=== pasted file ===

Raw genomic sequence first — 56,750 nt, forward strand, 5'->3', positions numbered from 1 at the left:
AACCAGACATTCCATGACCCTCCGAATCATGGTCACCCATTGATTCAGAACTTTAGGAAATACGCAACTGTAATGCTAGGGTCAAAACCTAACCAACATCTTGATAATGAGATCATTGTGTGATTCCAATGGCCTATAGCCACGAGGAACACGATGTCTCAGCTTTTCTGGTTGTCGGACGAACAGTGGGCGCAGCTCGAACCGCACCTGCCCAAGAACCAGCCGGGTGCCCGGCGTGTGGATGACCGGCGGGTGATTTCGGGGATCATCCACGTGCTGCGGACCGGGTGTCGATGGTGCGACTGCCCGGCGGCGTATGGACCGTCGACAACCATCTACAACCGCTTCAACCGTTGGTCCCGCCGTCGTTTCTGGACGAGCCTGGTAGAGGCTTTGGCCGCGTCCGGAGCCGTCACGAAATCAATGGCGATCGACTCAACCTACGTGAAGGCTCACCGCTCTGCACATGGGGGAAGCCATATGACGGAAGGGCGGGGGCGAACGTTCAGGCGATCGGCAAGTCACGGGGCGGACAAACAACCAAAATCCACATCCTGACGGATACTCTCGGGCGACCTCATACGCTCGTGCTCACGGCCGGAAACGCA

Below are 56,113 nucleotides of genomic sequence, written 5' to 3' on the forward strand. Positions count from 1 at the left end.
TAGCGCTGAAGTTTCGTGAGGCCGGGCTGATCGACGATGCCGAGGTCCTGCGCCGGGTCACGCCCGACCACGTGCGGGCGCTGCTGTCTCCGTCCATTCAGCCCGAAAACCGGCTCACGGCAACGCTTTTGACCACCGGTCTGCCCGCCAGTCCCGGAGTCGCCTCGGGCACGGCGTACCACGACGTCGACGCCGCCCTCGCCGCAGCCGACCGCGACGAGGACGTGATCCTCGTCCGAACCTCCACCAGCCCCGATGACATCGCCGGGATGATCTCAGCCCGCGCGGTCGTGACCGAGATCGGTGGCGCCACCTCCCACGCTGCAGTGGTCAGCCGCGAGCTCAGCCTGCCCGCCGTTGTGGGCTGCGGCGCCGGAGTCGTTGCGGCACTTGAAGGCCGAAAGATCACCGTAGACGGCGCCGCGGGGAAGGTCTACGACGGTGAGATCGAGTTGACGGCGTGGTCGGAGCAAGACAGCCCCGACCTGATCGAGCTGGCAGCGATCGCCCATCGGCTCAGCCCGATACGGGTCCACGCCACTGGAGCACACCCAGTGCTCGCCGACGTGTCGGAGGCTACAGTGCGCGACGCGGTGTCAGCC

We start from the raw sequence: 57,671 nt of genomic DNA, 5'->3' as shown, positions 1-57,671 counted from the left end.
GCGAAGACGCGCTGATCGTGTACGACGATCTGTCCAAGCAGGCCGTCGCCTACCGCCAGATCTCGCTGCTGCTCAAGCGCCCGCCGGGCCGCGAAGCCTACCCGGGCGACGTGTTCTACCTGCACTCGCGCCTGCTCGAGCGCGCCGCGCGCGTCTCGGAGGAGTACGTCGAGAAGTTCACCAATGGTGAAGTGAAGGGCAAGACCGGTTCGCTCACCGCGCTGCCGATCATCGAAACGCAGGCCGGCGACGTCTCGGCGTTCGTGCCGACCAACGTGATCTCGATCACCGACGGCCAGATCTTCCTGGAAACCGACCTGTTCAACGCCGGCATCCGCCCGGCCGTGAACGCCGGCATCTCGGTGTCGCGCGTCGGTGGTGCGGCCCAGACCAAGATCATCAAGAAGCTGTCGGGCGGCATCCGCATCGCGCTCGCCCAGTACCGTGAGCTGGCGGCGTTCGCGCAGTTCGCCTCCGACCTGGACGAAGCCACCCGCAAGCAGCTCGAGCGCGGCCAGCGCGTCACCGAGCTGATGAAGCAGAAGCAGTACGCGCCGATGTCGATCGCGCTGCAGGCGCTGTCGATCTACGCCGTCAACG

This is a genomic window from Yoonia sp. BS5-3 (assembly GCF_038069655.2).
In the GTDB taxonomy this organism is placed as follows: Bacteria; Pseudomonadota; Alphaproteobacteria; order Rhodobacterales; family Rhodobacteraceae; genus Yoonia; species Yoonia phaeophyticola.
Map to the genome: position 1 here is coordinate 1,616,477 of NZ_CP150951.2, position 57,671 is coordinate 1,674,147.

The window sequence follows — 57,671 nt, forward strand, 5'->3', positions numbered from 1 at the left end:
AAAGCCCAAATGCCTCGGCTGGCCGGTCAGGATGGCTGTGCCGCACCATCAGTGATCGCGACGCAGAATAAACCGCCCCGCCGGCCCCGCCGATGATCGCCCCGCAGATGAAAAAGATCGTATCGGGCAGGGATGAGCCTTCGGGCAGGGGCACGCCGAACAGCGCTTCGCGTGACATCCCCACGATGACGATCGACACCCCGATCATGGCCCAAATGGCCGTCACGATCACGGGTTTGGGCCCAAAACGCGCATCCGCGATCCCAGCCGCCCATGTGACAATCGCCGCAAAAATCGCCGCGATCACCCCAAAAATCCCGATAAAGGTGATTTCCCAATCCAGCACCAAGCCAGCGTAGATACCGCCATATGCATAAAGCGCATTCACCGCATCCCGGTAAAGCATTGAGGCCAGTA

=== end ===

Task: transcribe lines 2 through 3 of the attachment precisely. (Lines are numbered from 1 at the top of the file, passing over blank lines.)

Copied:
AACCAGACATTCCATGACCCTCCGAATCATGGTCACCCATTGATTCAGAACTTTAGGAAATACGCAACTGTAATGCTAGGGTCAAAACCTAACCAACATCTTGATAATGAGATCATTGTGTGATTCCAATGGCCTATAGCCACGAGGAACACGATGTCTCAGCTTTTCTGGTTGTCGGACGAACAGTGGGCGCAGCTCGAACCGCACCTGCCCAAGAACCAGCCGGGTGCCCGGCGTGTGGATGACCGGCGGGTGATTTCGGGGATCATCCACGTGCTGCGGACCGGGTGTCGATGGTGCGACTGCCCGGCGGCGTATGGACCGTCGACAACCATCTACAACCGCTTCAACCGTTGGTCCCGCCGTCGTTTCTGGACGAGCCTGGTAGAGGCTTTGGCCGCGTCCGGAGCCGTCACGAAATCAATGGCGATCGACTCAACCTACGTGAAGGCTCACCGCTCTGCACATGGGGGAAGCCATATGACGGAAGGGCGGGGGCGAACGTTCAGGCGATCGGCAAGTCACGGGGCGGACAAACAACCAAAATCCACATCCTGACGGATACTCTCGGGCGACCTCATACGCTCGTGCTCACGGCCGGAAACGCA

Below are 56,113 nucleotides of genomic sequence, written 5' to 3' on the forward strand. Positions count from 1 at the left end.